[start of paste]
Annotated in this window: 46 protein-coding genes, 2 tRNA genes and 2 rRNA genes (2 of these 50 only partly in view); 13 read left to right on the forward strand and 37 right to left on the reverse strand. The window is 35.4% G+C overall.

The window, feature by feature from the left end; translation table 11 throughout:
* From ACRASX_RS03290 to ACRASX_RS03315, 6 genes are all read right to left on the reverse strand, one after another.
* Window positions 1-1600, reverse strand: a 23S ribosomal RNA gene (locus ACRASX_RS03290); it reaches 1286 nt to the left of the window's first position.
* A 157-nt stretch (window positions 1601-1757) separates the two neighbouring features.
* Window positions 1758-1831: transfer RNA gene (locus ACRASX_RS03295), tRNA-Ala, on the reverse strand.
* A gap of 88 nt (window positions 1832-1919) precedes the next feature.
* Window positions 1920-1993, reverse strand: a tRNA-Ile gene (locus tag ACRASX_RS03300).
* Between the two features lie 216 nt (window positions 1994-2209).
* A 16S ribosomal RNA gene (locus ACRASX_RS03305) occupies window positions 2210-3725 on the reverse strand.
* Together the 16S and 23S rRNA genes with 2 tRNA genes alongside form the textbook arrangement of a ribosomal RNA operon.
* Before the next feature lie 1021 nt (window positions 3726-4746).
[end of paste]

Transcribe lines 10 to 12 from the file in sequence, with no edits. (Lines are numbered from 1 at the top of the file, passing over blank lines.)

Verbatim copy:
* A 16S ribosomal RNA gene (locus ACRASX_RS03305) occupies window positions 2210-3725 on the reverse strand.
* Together the 16S and 23S rRNA genes with 2 tRNA genes alongside form the textbook arrangement of a ribosomal RNA operon.
* Before the next feature lie 1021 nt (window positions 3726-4746).